- Start Here
- Why No Apologies?
- The Adoptee Survival Guide
- DNA Testing
- Recommended Documentaries
- Ohio Adoptees
- Adoption-Reconstruction Stage Theory
- Contact Lynn
- Adoptees and Boundaries
- The Future of Adoption
- Speaking Engagements
- The Secret Identity of an Adopted Child
- Ghost Kingdom
- Seven Core Issues of Adoption
Tuesday, January 10, 2017
It’s a rare moment when I can turn on a T.V. show that has adoption as part of its storyline and not cringe, roll my eyes and talk back to the T.V. about how they just don’t get it. Sometimes it’s just downright painful to watch the same old stereotypes and adoption rhetoric play out.
I don’t have that same experience when I watch NBC’s This is Us. In fact, there are so many “I can’t believe they got it right” moments that it would take a whole series of blogs to ponder them.
What the writers really get, is the complexity, that is adoption. It appears that the writers did their research and interviewed transracial adoptees and read adoptee blogs to understand the complex experiences of being a transracial adoptee.
Here is a list of some of the issues that are addressed in This is Us:
*fear of loss
*fear of being different
*racial and sexual identity
A few examples from the show:
In one scene when Raymond’s adoptive parents are pondering his identity, Raymond’s father Jack states to Raymond’s mom, Rebecca, “It kills me that he will always have this hole not knowing who his parents are. He has questions – they are not going to go away. I don’t want him resenting us. “
In a later episode, upon learning that Raymond’s birth father, William, is musical, Raymond begins questioning his career focus on math and science. He tells his wife, “There is this whole genetic side of me that nobody ever knew existed.”
ABANDONMENT ISSUES (with a bit of guilt on the side)
In an imagined conversation by Raymond, his dad says, “we gave you everything! The most loving family, private school, we made sure you had black influences so you could understand your background.”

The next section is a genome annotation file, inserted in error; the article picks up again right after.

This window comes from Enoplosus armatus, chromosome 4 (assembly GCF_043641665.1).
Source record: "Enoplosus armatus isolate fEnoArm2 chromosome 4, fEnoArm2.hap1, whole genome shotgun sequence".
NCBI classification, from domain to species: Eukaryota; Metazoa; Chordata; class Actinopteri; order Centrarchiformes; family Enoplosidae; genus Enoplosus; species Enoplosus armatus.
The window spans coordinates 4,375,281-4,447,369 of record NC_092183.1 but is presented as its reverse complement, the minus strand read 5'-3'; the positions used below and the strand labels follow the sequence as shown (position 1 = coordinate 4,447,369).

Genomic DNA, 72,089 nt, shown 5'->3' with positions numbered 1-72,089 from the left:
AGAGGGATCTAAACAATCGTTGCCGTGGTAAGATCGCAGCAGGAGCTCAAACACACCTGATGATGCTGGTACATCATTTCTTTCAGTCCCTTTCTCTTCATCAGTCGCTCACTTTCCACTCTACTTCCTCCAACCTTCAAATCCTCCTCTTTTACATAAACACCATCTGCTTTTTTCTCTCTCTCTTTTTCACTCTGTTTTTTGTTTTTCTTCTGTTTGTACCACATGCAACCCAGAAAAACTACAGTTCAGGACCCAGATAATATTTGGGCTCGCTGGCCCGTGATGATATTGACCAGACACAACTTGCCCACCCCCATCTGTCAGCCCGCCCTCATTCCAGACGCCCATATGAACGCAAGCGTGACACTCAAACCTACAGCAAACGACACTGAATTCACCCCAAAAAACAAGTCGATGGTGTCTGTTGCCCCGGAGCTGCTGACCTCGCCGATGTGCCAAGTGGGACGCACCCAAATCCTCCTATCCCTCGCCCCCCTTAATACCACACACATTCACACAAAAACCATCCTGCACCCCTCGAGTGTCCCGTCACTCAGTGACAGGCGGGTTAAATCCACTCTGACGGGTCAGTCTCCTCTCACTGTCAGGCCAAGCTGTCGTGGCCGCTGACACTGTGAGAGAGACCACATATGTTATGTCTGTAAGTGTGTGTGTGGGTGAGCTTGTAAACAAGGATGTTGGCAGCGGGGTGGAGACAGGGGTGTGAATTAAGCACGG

Raymond responds, “And all I was supposed to feel is grateful! I was supposed to just shut up and be grateful that I had parents that wanted me when my birth parents didn’t.”
“If I had known that the man who abandoned me had regretted it and wanted me back, that would have made all the difference in the world.”
FEAR OF LOSS AND LOYALTY
Jack asks Rebecca, “Why are you against even trying? (to find Randall’s birth parents)
Rebecca replies, “Because what if they are great? What if they regret abandoning him and they want him back? His birth parents could have rights and I cannot lose my son! I cannot lose my son – I can’t.”
Jack: “I would never let that happen, ok? I promise.”
Rebecca: “We need to be enough for him!”
Raymond tells his wife Beth on Christmas Eve in the final episode of the first season, “You know what I want? I want it to go back to the way it was before, before I went and stirred everything up and found William (birth dad) and opened the door to everybody’s drama.”
I am really excited that This is Us is educating the general public about adoption complexity and I look forward to being able to write more about how this story line unfolds in the second season.
I imagine there are many adoptees, birth parents and adoptive parents who, like me, have had many “a-ha moments” and shed a few tears watching the real and emotional scenes portrayed.
This is Us is on Tuesday nights on NBC. If you want to watch full episodes of Season One, go here.